Others raised the same concern, going so far as to ask the district how can they say they’re closing the school due to low enrolment while turning children away from registering at the school because it’s “full.”

Longridge confirmed that children have been turned away from registering at Discovery Passage, but says it’s because staffing and availability of space are two different issues.

The number of classrooms to be staffed at a facility is determined when the registration numbers come in, Longridge said, and unless enough additional students try to register to fill another classroom after staffing levels have been set, they just can’t justify spending the money to open another room.

“We can’t over-staff every school,” Longridge said. “That wouldn’t be fiscally responsible. We have to balance the overall staffing throughout the entire district. In some cases, a school can be ‘full’ because of the number of staff we’re able to have at that school. It would be extremely challenging to add another staff member when you’re two kids over or three kids over in an entire school, over several grades.”

Many said the low registration numbers over the years were also due to an assumption that the school would be closing before long, anyway.

“There are people who have chosen not to come to this school because of the rumour – that has been floating around since before my kids started coming here, so, for at least 12 years – that the school is going to close,” said Perry after the meeting, which echoed similar sentiments expressed by others at the forum earlier.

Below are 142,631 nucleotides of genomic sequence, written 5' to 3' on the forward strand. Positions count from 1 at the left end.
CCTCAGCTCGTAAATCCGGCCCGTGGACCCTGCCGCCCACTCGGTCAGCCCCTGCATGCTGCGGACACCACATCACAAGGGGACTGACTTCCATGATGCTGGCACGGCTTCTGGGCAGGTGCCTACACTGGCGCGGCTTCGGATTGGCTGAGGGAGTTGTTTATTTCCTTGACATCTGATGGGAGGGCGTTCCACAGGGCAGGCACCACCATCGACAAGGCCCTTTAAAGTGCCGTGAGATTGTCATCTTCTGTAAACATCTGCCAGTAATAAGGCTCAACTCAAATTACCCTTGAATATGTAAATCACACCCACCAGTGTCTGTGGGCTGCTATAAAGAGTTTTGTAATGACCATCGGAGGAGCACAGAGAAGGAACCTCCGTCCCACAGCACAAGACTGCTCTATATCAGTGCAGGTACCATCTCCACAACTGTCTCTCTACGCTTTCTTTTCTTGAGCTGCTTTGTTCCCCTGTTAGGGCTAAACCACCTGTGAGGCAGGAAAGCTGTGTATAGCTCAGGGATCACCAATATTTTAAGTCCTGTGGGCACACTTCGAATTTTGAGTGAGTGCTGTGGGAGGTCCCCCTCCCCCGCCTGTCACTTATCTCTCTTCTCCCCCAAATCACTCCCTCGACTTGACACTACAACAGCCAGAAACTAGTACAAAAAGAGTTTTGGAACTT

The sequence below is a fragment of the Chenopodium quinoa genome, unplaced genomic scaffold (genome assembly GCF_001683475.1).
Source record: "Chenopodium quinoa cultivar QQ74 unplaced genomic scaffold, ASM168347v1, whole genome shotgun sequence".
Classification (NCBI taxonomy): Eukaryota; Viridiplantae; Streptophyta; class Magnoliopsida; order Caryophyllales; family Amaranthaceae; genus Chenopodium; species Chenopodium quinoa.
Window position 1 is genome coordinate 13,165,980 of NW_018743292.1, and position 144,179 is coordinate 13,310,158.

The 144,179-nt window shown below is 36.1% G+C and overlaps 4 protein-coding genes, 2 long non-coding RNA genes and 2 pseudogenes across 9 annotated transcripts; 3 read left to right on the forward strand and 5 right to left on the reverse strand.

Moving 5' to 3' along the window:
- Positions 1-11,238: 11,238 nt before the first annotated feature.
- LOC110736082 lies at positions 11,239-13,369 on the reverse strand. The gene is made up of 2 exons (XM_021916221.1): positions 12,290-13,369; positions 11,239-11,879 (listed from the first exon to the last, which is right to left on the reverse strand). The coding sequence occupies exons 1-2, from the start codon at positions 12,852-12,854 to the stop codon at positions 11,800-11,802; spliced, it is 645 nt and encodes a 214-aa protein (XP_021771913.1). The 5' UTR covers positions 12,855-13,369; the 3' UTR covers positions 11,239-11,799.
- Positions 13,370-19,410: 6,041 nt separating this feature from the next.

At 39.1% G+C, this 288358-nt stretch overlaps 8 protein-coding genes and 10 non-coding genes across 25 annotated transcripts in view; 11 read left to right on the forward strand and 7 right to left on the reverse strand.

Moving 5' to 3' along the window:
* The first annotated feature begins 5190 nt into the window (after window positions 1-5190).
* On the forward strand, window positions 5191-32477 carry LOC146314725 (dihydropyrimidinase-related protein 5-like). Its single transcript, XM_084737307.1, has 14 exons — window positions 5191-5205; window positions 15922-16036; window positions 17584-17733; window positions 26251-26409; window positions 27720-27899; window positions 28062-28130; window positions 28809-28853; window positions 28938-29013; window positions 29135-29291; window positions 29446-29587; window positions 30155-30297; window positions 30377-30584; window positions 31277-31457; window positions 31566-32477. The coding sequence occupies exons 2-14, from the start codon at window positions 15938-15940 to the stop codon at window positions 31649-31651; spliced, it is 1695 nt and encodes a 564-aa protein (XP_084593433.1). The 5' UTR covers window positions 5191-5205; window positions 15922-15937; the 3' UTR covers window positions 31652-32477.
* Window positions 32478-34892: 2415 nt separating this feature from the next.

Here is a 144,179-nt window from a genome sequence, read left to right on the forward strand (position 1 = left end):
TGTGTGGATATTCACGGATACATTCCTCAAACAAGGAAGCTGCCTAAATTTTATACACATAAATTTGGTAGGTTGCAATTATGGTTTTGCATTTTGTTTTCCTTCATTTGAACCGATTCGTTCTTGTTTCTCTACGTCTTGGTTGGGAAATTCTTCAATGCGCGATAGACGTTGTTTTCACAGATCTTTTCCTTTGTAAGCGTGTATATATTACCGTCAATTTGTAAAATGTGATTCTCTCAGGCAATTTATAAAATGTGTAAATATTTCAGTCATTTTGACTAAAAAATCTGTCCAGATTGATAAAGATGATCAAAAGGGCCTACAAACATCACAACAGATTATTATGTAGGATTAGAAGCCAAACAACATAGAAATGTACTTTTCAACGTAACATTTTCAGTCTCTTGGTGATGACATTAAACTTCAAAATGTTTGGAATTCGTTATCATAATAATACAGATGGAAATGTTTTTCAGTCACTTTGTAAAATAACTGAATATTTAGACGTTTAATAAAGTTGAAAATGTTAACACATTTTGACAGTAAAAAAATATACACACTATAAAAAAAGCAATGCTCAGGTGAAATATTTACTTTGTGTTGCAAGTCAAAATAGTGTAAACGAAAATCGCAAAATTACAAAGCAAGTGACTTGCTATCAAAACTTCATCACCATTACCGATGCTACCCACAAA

After all, why would parents start a kindergarten student in a school they’re just going to have to leave due to closure and add that stress into the child’s life, when they can just start the child at another school instead?

In the end, district trustees and staff went away with some things to consider, and a feeling for what people’s priorities are when it comes to the possible closure.

“School closures are very difficult, gut-wrenching decisions,” said trustee Richard Franklin while the roundtable discussions were taking place. “We know how important a school is to a community, and it’s great to see that these people care, obviously, about their community, and about the community’s kids.

“Tonight is to give the people a chance to speak and be heard by trustees who are really listening and are really interested in what they have to say. We’ll be taking into consideration the very thoughtful comments that people have been making here tonight. They’re coming up with great questions, and we have to be able to answer those questions.”

And maybe somewhere in those questions or suggestions will be something the board or senior staff hasn’t considered. Maybe there will be an alternative presented that makes more sense than the current proposal.

“These folks have a voice, and they may come up with some idea that we haven’t thought of, you know? That would be great,” Franklin said enthusiastically.

The next consultation meeting at Discovery Passage Elementary will be held March 1 from 6:30 to 8:30 p.m. There are meetings scheduled at Oyster River Elementary tonight (Wednesday, Jan. 27) and March 3 to discuss that school’s possible closure, as well.

An online feedback forum is also available through the district’s website (sd72.bc.ca) and they are accepting submissions by email at facilities.plan@sd72.bc.ca.  They will also be taking feedback at their next two public meetings of the board of education, Feb. 2 and 23 at 7:30 p.m. The meetings are held at the School District 72 offices at 424 Pinecrest Road, beside Rod Brind’Amour Arena.